19 June 2015

Resident Evil CODE:Veronica-X EXPLAINED

First watch this video from Jim Fucking Sterling Son Thank God For Him.


I remember buying Resident Evil on the PlayStation. I knew nothing about it, but I had watched a review of Resident Evil 2 on TV. I didn't have enough money to buy the second game though, but the first one was a platinum release so it was half priced. For those of you who don't know, PlayStation titles that are commercially successful and critically acclaimed get re released as platinum titles and cost half price. Big surprise my ps and ps2 collections are full of platinum tittles. Or at least they were until my apartment got broken into and my ps and all games for it were stolen (except Final Fantasy 7 which thankfully was stored in a special place to keep it from sunlight dust and people). Much later I played RE 2 & 3 on PC, but they didn't seem to have the same charm as the first one. Maybe I was older, or they seemed older compared to other games available at the time. Not until RE4 did I realize what the problem wasn't that, The RE games after the first one were not open world. Did I stutter. Resident Evil One, the first RE, the Old one is open world.

Are you still here? I like Jim a.k.a. "Jim Fucking Sterling Son Thank God For Him", and really thank god for him but on this one he is wrong. Open world games are non linear un-restricted environment games. RE1 gives you "un-restricted"  freedom inside the mansion Jim was masturbating on. And as the game progresses it turns into a sort of a hub for external areas, but you come back to the main hall as part of what people would call backtracking. Let's build an analogy. Skyrim is open world, but it is so wide that it seems shallow. RE1 is open world, but it is so narrow that it seems deep. Granted RE1 is old and not a 80+ hour RPG, Now that I have irrefutably objectively proven that RE1 is open world, let's comment on 2 & 3, who are not open world. Not that they are different from a mechanical standpoint, but they are different in a environment design standpoint. They are less exploration of an area and more traversing a path. If you ask me what I remember from RE2, police station, nothing else. I don't remember anything from RE3, just some streets around town from the beginning. That's very simple to explain, a place you run through you tend not to remember. Places that have nothing in them you don't associate with anything so they are not as important and memorable.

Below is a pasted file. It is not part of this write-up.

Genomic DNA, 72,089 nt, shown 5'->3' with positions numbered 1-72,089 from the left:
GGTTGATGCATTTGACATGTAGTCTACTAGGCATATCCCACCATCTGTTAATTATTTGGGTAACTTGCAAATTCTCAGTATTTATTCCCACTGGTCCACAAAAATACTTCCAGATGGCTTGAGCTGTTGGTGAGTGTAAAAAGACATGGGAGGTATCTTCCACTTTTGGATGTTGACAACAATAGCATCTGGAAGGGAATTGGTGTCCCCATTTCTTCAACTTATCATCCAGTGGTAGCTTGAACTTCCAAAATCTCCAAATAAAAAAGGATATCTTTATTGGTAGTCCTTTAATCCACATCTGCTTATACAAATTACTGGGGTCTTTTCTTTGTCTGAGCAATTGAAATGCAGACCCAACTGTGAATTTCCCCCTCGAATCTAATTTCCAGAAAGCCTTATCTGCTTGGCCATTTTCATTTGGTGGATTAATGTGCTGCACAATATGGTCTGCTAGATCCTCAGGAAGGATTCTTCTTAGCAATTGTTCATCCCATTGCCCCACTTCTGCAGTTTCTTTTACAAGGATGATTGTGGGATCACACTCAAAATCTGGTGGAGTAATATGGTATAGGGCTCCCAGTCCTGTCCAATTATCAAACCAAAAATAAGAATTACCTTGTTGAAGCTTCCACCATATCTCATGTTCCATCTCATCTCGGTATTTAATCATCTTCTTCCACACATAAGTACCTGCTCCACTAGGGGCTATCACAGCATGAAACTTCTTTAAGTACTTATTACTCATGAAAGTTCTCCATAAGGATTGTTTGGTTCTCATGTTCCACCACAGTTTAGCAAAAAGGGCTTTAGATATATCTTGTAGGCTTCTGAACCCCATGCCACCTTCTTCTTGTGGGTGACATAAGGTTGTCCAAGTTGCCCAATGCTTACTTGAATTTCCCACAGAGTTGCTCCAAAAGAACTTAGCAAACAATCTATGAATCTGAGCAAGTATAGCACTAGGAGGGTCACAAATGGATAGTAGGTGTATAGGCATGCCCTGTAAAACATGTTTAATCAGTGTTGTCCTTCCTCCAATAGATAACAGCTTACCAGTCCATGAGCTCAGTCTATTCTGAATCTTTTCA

Now let's look at an entirely different game, through the rose tinted lenses of a nostalgia boner for the first Resident Evil game. Why, because I like RE Code-V in the same way I like RE1. Although a bit more diluted it follows the same formula. You have only two locations, the island and the snow base. You have non linear progression in both. And on top of that you revisit them in the second part of the game when you play with Chris. Which means that you get your nose rubbed in it. The elephant in the room of course is RE4, but if you think about it NO! RE4 is a linear progression action game, so it would be comparing oranges to apples. If you are a complete mentalist and a die hard Resident Evil fan you may notice that the picture of my copy of RE4 and RE Code-V is not right. The copy of RE4 is a platinum copy that was bought before I bought the CAPCOM CLASSICS double pack. I gave the copy of RE4 from it to a friend. But the point is that I played 4 before I played the one in question. I am not sure if I had played RE5 at that point. But it doesn't matter, because the original formula although somewhat retro at that point didn't deter me from enjoying the game. As it doesn't deter all the people that are playing  the remake of RE1. Games feel dated when they are compared to new games in their genre, so old FPS or RTS games can really feel old. But there is nothing new in this genre, so making remakes or newer games that are based on the same formula doesn't get you a game that is somehow behind the times.

In conclusion I perceive Resident Evil CODE:Veronica-X to be the first return to form RE game from the series. Like a revisit of what was awesome about the progenitor of the series. Thus it stands as a thoroughbred horror survival, although it is a little light on the difficulty. And for that reason I think it was relevant to make a let's play of it, because more people need to be exposed to this tittle.